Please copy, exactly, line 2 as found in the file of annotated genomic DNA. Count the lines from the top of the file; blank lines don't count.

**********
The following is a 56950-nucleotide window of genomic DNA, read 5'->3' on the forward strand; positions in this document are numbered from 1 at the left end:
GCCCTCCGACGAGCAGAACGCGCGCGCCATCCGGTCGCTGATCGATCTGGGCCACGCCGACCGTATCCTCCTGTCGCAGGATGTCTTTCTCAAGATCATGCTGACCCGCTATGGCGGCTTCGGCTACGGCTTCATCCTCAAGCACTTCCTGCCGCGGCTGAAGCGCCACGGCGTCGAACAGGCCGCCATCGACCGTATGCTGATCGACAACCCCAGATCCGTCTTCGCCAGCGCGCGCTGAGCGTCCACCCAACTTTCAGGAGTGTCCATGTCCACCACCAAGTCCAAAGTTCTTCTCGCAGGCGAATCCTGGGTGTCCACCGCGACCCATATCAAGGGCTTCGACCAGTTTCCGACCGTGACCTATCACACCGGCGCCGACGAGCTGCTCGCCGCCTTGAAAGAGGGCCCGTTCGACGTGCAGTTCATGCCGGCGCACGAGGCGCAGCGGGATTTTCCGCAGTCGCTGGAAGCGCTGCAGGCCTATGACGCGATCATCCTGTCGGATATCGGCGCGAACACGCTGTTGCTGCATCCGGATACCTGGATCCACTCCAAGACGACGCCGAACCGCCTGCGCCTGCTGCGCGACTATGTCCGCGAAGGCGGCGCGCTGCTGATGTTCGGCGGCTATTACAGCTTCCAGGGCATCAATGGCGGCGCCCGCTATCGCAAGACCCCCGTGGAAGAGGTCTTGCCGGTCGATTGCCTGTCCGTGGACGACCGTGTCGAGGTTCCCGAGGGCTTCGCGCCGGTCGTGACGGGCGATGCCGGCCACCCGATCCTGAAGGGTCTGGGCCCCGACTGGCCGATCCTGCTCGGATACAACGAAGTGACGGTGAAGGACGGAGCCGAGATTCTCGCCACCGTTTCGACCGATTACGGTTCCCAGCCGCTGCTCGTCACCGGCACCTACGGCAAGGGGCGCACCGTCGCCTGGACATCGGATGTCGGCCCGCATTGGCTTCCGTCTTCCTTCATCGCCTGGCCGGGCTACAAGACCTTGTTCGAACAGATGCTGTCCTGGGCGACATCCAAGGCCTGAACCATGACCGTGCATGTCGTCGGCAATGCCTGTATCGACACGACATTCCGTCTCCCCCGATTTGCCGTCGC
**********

GCCCTCCGACGAGCAGAACGCGCGCGCCATCCGGTCGCTGATCGATCTGGGCCACGCCGACCGTATCCTCCTGTCGCAGGATGTCTTTCTCAAGATCATGCTGACCCGCTATGGCGGCTTCGGCTACGGCTTCATCCTCAAGCACTTCCTGCCGCGGCTGAAGCGCCACGGCGTCGAACAGGCCGCCATCGACCGTATGCTGATCGACAACCCCAGATCCGTCTTCGCCAGCGCGCGCTGAGCGTCCACCCAACTTTCAGGAGTGTCCATGTCCACCACCAAGTCCAAAGTTCTTCTCGCAGGCGAATCCTGGGTGTCCACCGCGACCCATATCAAGGGCTTCGACCAGTTTCCGACCGTGACCTATCACACCGGCGCCGACGAGCTGCTCGCCGCCTTGAAAGAGGGCCCGTTCGACGTGCAGTTCATGCCGGCGCACGAGGCGCAGCGGGATTTTCCGCAGTCGCTGGAAGCGCTGCAGGCCTATGACGCGATCATCCTGTCGGATATCGGCGCGAACACGCTGTTGCTGCATCCGGATACCTGGATCCACTCCAAGACGACGCCGAACCGCCTGCGCCTGCTGCGCGACTATGTCCGCGAAGGCGGCGCGCTGCTGATGTTCGGCGGCTATTACAGCTTCCAGGGCATCAATGGCGGCGCCCGCTATCGCAAGACCCCCGTGGAAGAGGTCTTGCCGGTCGATTGCCTGTCCGTGGACGACCGTGTCGAGGTTCCCGAGGGCTTCGCGCCGGTCGTGACGGGCGATGCCGGCCACCCGATCCTGAAGGGTCTGGGCCCCGACTGGCCGATCCTGCTCGGATACAACGAAGTGACGGTGAAGGACGGAGCCGAGATTCTCGCCACCGTTTCGACCGATTACGGTTCCCAGCCGCTGCTCGTCACCGGCACCTACGGCAAGGGGCGCACCGTCGCCTGGACATCGGATGTCGGCCCGCATTGGCTTCCGTCTTCCTTCATCGCCTGGCCGGGCTACAAGACCTTGTTCGAACAGATGCTGTCCTGGGCGACATCCAAGGCCTGAACCATGACCGTGCATGTCGTCGGCAATGCCTGTATCGACACGACATTCCGTCTCCCCCGATTTGCCGTCGC